1/2 onion, chopped
8 oz mushrooms, sliced
16 oz. bag frozen peas
Tablespoon of sherry

Water-saute the onion and mushrooms until softened, then stir in the bag of peas and cook on medium until the peas are done, stirring occasionally--no need for additional liquid.  Just before serving, stir in the sherry.

Verdict: Very Good.  This was a hearty and satisfying flavor, keeping me from missing the creamed tuna and noodles the rest of the family had with it. :-)

Clementine-Fennel Green Beans

1 pound fresh green beans, trimmed and broken or cut into 2-inch pieces
juice from 3 small or 2 regular clementines
1 tsp. fennel seeds, crushed

Steam the green beans and then dress with the clementine juice and fennel seeds. I ate this at room temperature as a salad, but it would be good warm, too.

Verdict: Very Good.  I like the citrus combination with fennel seed--it's a "bright" flavor

I had about a cup each of these dishes, and an apple with sliced almonds, for my supper.

Friday, November 11, 2011

My Salad Today

I love the concept of Pinterest but don't dare delve into it just now.  But sometimes I just want to share great stuff. So here's the salad I'm enjoying for lunch today . . .

Essentials Pear Green Salad

4 cups packed mixed baby greens
1 cup broccoli slaw
1/4 small red onion, sliced
1 large red pear (green will do!), diced
1/2 oz lightly toasted raw cashews
1 T. bleu cheese crumbles (optional for vegans)
a few shakes red wine vinegar

Toss all ingredients together and enjoy the luxury.

Verdict: Excellent!  This is such a bright, fresh combination, and yes, it would still be good without the cheese, if necessary.

Tuesday, November 1, 2011

Leftovers Surprise

Today I launched into grading for my first quarter of my writing class with 64 online students, and with hubby away at suppertime and some easygoing kids in the house, I didn't need to do more than paw through the leftovers to figure out what to make us for supper.  Here's what I wound up with, presented with the hope that it will give you hope for your leftovers!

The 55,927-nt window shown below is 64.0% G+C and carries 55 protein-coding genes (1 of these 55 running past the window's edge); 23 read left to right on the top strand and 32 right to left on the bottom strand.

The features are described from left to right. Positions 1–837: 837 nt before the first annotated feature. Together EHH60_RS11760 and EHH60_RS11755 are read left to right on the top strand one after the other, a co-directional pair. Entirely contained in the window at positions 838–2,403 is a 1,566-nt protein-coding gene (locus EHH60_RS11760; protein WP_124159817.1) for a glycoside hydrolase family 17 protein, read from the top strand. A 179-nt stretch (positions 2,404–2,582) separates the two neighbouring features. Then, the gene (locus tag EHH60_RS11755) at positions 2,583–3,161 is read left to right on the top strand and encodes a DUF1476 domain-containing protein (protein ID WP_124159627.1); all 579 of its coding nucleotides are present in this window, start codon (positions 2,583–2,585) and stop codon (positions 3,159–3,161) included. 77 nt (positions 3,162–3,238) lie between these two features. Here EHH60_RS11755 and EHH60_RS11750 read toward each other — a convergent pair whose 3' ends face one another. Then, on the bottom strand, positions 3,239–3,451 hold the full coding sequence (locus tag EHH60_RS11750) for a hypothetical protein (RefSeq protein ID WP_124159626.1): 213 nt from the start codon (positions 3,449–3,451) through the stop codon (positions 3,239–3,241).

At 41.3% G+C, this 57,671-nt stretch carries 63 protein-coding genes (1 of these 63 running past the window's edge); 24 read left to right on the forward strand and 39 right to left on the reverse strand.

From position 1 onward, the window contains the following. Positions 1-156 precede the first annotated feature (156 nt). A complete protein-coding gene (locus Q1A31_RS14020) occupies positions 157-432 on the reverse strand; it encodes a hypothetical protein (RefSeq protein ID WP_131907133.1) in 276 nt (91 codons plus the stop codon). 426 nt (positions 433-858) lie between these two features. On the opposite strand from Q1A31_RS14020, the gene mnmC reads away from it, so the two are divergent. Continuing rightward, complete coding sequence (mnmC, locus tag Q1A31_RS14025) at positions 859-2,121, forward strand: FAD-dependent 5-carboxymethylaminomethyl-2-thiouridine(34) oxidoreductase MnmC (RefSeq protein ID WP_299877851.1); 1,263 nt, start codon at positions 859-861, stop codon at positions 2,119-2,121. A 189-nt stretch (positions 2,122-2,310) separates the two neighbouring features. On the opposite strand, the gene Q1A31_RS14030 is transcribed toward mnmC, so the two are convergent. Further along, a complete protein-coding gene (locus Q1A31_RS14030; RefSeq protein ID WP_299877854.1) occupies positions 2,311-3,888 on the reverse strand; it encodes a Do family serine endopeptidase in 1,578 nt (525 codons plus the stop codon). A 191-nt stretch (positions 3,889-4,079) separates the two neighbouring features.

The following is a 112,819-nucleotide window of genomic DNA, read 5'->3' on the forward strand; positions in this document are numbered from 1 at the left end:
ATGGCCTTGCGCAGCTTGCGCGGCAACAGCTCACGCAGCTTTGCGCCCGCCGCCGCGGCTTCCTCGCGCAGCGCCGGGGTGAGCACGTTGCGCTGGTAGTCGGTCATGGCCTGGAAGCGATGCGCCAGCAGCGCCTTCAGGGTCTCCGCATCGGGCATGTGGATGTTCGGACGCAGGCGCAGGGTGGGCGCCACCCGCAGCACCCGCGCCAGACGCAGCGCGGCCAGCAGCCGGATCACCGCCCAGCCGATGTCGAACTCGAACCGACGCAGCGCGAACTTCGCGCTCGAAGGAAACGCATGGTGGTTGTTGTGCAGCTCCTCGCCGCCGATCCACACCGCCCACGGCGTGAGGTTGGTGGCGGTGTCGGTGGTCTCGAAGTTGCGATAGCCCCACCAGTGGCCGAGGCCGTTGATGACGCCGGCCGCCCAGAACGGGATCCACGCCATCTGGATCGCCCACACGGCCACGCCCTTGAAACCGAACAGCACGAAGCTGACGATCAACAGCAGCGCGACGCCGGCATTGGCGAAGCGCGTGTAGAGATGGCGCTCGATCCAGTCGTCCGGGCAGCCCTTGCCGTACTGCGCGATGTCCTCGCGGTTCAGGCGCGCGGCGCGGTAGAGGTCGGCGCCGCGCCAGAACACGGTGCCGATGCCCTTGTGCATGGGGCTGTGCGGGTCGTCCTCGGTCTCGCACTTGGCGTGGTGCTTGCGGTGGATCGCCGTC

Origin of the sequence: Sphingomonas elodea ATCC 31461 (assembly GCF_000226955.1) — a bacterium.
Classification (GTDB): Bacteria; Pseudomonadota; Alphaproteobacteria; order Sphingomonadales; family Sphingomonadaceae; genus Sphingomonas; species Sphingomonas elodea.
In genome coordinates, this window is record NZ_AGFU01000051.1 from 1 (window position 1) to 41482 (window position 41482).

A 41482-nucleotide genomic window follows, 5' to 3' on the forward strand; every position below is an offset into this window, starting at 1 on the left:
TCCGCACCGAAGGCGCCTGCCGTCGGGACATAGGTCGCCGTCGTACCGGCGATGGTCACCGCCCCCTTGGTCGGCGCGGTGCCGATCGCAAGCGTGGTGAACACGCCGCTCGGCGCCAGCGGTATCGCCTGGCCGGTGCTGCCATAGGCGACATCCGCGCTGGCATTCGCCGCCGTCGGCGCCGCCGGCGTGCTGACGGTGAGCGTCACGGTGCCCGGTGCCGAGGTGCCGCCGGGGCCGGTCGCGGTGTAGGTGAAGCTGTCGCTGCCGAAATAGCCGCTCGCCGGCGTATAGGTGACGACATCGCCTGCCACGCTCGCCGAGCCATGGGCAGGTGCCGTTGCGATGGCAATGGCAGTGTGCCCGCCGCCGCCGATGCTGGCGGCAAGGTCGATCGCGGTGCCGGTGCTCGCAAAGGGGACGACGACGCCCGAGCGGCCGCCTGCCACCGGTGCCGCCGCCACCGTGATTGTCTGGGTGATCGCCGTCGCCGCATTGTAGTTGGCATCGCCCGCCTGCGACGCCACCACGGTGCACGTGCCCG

Middle-and-Far-Eastern Bowl

Assembled from:
Brown rice
Tasty Bite Madras Lentils (1 pouch)
Cooked cauliflower (2 cups)
Black beans (1/2 can)
Falafel dough/batter (which is it, really?)
Asian Green Pepper Salad* (see below)

First in the bowl goes some brown rice. I combined the lentils, cauliflower, and black beans and microwaved them, then browned little "patties" of the falafel mixture in a skillet to kind of crumble on top.  And on my serving I put some of the pepper salad, which made a beautiful garnish.

Verdict: Pretty good. This made enough to serve four generously. The falafel part could easily be left out, or substituted with hummus. The peppers on top were great.  Now for the peppers recipe . . .

Asian Green Pepper Salad

4 large green peppers, cut into matchsticks
1/4 onion, minced
1 stalk celery, diced fine
1 T. rice vinegar (I used the kind with sugar)
1 T. sesame oil
1 T. roasted sesame seeds (in the spice aisle at an Asian grocery)
1 T. snipped cilantro

Combine all ingredients and refrigerate until ready to serve.

Verdict: Excellent. I really like this combination of flavors, and it makes a great garnish on the above leftovers even two days after making it.

While I'm on surprises, I'll share a great salad I enjoyed today:

Black Bean and Pineapple Salad

Mixed baby greens and romaine lettuce (I used about four cups packed)
1/2 small onion, sliced
1/2 can black beans
several chunks fresh pineapple, cut into small bits
1-2 tablespoons creamy dressing of your choice (optional)

Combine and enjoy!  Verdict: Very Good.  This would be nice more dressed up, but it was just a quick lunch for me today.